- Cheaper blends may not work correctly and cause long-term damage to the line
Step by Step Process.
Now that we understand the purpose of both cleaners and their kits let’s go over the essential steps you have to take to clean your injectors.
When using a kit, it’s imperative that you follow the directions as closely as possible. We are going to discuss the process in generic terms, so refer to the instruction manual when you are doing it for real.
Cleaning With a Kit:
Step One: Read Over the Instructions
Before you begin, it’s a good idea to check all of the steps beforehand so that you aren’t trying to figure things out along the way.
Also, make sure that you have all of the tools and equipment ready to go before you begin, including your air compressor.
If any part of the instructions seems confusing or troublesome, then you may want to look through advanced tutorials or get advice from a professional before you start.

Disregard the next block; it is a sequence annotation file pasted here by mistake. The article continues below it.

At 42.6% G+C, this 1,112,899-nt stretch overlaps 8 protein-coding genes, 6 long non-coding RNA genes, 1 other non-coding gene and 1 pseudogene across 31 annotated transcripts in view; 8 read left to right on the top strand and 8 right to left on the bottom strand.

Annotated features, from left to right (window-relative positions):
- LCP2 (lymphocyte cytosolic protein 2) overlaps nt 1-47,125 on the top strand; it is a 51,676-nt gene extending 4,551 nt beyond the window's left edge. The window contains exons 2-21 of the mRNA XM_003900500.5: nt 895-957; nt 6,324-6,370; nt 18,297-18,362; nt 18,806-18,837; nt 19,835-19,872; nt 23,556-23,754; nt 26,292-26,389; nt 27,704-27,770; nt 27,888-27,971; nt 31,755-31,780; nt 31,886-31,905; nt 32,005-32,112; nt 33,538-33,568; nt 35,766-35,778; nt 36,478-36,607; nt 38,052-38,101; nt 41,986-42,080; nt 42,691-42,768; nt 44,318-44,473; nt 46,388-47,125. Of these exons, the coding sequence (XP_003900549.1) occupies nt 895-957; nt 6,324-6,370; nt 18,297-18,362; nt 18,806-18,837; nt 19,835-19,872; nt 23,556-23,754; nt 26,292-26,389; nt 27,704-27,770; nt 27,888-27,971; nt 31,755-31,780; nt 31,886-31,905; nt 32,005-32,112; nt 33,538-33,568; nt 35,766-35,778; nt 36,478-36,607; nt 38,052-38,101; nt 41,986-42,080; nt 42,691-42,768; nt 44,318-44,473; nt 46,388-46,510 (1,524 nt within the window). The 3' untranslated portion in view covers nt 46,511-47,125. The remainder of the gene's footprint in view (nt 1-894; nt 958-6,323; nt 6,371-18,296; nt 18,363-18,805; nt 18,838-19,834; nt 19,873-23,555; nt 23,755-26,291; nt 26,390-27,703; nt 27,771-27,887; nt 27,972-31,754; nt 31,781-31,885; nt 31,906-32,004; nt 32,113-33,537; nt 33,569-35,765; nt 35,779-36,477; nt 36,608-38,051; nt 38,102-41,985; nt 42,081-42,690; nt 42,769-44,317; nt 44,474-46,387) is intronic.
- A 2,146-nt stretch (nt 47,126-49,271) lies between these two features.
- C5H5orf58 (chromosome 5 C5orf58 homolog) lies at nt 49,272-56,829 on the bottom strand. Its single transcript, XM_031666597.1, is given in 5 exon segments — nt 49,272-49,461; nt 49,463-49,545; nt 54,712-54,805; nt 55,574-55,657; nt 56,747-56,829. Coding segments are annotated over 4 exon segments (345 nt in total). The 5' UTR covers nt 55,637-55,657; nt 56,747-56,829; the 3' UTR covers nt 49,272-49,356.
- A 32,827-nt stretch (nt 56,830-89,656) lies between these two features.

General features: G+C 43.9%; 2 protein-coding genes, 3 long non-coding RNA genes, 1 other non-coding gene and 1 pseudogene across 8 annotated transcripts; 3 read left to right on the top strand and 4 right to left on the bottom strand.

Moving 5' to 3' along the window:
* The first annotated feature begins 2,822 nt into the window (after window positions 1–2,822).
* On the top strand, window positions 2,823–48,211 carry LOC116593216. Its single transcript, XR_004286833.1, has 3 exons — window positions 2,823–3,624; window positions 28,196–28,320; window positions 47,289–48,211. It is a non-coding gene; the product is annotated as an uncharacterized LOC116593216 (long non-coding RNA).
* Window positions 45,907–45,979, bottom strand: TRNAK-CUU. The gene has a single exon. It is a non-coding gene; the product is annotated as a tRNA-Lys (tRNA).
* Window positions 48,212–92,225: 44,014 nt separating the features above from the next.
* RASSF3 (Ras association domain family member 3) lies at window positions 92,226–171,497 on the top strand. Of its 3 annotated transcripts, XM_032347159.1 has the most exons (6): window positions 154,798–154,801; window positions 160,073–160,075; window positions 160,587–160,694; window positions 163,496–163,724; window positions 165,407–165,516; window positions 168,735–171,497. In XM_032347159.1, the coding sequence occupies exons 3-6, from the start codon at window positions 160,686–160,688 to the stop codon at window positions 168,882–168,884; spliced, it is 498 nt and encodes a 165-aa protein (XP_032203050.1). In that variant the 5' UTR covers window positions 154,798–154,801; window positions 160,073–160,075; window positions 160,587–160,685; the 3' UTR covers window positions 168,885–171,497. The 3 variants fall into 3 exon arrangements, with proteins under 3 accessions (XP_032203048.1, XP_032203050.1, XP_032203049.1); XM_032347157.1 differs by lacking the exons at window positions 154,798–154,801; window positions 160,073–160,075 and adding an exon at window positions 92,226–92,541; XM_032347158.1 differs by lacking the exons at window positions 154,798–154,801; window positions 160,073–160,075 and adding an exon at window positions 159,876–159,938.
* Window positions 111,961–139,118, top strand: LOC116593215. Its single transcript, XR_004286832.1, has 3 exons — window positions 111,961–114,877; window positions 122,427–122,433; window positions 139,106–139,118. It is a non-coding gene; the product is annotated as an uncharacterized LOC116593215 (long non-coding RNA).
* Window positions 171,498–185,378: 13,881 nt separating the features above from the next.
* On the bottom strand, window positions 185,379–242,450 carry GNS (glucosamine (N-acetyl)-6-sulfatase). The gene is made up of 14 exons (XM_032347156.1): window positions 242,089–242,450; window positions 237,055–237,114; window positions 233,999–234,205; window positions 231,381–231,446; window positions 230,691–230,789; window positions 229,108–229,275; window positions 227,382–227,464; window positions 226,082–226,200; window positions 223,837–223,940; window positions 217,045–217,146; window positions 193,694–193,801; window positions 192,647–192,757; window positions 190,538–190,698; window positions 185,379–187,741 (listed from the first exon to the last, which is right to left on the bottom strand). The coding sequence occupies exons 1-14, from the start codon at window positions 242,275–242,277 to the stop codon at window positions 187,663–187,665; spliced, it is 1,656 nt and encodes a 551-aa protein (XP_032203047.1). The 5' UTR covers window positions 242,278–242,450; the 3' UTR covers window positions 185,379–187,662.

This way, you won’t risk damaging anything after you’ve begun.
Step Two: Find the Connector
You can look at your car’s user manual to see where the fuel injector connects to the engine. You’ll also want to double check the fittings that are in your kit to ensure that the right one is on before you start.
Sometimes, the connection is a threaded fitting that is on the fuel line, and other times it’s attached via a hose.
Step Three: Warm Up the Engine
This stage is done before you connect anything. You have to get the engine to normal operating temperature before you can begin.
Typically speaking, this is when the needle on the temperature gauge is in the middle.
Step Four: Turn the Car Off and Disable the Fuel Pump
Again, you’ll have to check your owner’s manual to figure out how to do this, but typically it can be accessed on the fuse panel.
Also, you may be able to disconnect it at the fuel pump wiring harness, which is near the gas tank.
Step Five: Prepare Your Cleaning Solution
Ideally, the kit you bought will have its own cleaning agent, but you can also buy this separately.
Put the solution into the canister and seal it.
Make sure that the shut-off valve is closed. You don’t want to spill it all over your engine.
Step Six: Get the Kit Into Position
Typically speaking, you will have to hang the canister from the top of the open hood. It should have a chain with a hook on it for this purpose. It’s necessary to keep it hanging so that the cleaning solution will go through the system correctly.